As for full employment, this is already a reality in 10 Member States, where the unemployment rate is below 5 percent, the threshold generally accepted by economists for awarding this holy grail. The Member States with full employment include Austria, Denmark, Ireland, Germany, the Netherlands, Slovenia and Poland. However, reducing full employment to the unemployment rate alone is too simplistic, as French economist Eric Heyer explains: “for this drop in unemployment to be truly virtuous, it must be accompanied by an increase in the employment rate. If this is not the case, it may mean that a certain number of people, discouraged, have left the labour market, therefore artificially lowering the unemployment rate.” This condition actually seems to be fulfilled in Europe: the fall in unemployment is indeed accompanied by an increased employment rate.
The number of jobs in the European Union is in fact reaching record levels: at the end of 2022, this figure was 3.7 million higher than at the end of 2019, just before the Covid crisis. The employment rate, i.e. the proportion of people employed, is also breaking records, despite a slight dip in the third quarter of 2022: 69.5 percent in September 2022 in the euro area, 1.8 points higher than three years ago, before the Covid crisis.
“You could say we’re approaching full employment,” says French economist Florence Pisani, director of economic research at Candriam. “If we look at the employment rate among the 25-54 age group, i.e. the core of the working age population, it is very high in Germany (86 percent), but this is also true in the rest of the eurozone where it is at its highest (81.2 percent), higher than in 2007, before the financial crisis. The employment rate for 54-65 year olds is much lower, but has been rising steadily, reaching 62.9 percent in the eurozone and 73.8 percent in Germany. The labour market is tight.”
In short, all indicators are in the green, including long-term unemployment and underemployment, both of which are on the decline. What could explain such an alignment of the planets? The first important element is demography. In 2021, the population aged between 15 and 64 years decreased by 0.6 percent in the eurozone and by 0.7 percent in the European Union. This phenomenon is particularly marked in Italy and Slovenia (-1.9 percent), but also in Poland (-1.2 percent), Germany (-0.5 percent) and France (-0.3 percent).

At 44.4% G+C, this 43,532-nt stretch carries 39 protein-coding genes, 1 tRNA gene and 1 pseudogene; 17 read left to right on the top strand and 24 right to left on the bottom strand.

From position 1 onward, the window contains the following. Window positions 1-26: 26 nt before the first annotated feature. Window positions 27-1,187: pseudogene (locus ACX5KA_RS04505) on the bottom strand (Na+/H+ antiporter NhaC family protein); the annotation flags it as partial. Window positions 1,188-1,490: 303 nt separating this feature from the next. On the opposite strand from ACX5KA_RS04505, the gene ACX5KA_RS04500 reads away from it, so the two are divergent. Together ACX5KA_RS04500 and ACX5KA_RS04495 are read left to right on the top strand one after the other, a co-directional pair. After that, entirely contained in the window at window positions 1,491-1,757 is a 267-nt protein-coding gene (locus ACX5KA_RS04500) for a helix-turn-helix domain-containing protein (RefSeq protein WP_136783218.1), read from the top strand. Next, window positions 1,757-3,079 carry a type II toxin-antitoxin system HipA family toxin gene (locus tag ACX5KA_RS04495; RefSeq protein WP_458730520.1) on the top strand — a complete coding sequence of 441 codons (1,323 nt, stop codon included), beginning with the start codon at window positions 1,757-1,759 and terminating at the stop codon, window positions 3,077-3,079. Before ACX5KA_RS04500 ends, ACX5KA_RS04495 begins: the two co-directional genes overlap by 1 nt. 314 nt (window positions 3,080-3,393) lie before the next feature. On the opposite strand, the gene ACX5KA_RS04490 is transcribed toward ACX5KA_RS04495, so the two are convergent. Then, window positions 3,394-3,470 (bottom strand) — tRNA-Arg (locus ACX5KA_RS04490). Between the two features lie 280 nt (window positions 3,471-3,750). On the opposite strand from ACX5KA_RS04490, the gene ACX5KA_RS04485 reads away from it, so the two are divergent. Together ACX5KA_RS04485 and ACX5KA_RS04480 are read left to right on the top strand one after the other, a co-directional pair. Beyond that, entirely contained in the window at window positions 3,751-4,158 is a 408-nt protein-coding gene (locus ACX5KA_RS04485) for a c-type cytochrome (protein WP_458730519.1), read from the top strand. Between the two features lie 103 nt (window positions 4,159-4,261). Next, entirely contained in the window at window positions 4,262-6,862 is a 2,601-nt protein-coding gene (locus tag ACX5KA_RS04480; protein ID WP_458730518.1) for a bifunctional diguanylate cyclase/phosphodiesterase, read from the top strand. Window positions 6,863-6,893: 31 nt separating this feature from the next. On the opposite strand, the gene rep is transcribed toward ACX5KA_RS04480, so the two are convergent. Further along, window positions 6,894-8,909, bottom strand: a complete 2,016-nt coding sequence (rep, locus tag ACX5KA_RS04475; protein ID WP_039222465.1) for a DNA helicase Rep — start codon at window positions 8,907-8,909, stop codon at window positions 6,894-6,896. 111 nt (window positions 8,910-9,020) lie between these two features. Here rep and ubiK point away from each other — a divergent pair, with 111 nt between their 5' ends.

“In the 1980s, the working-age population grew quite strongly, by 0.7 percentage points each year,” explains Eric Heyer. “To bring down the unemployment rate, we had to create more jobs to compensate. With a falling or stagnating population, it is much simpler: fewer jobs have to be created to reduce unemployment.”
In addition to this phenomenon, there is a downward trend in productivity gains. In other words, the amount of work required to produce a good or service is falling less quickly than before. This makes it easier to create jobs: if an employer wants to increase production, she/he cannot rely solely on the increased efficiency of her/his employees, but must increase the workforce by recruiting. Where a proportion of growth was previously absorbed by increased productivity gains, this dynamic has now halted and we now need less growth to require more jobs. “To sum up,” adds Heyer, “we need fewer jobs to reduce unemployment and we need less growth to require more jobs. This means that, overall, we need much less growth to reduce unemployment. And this is true for all European countries.”
Indeed, the strong performance of the labour market contrasts sharply with that of economic activity, which remains sluggish in the eurozone. GDP grew by only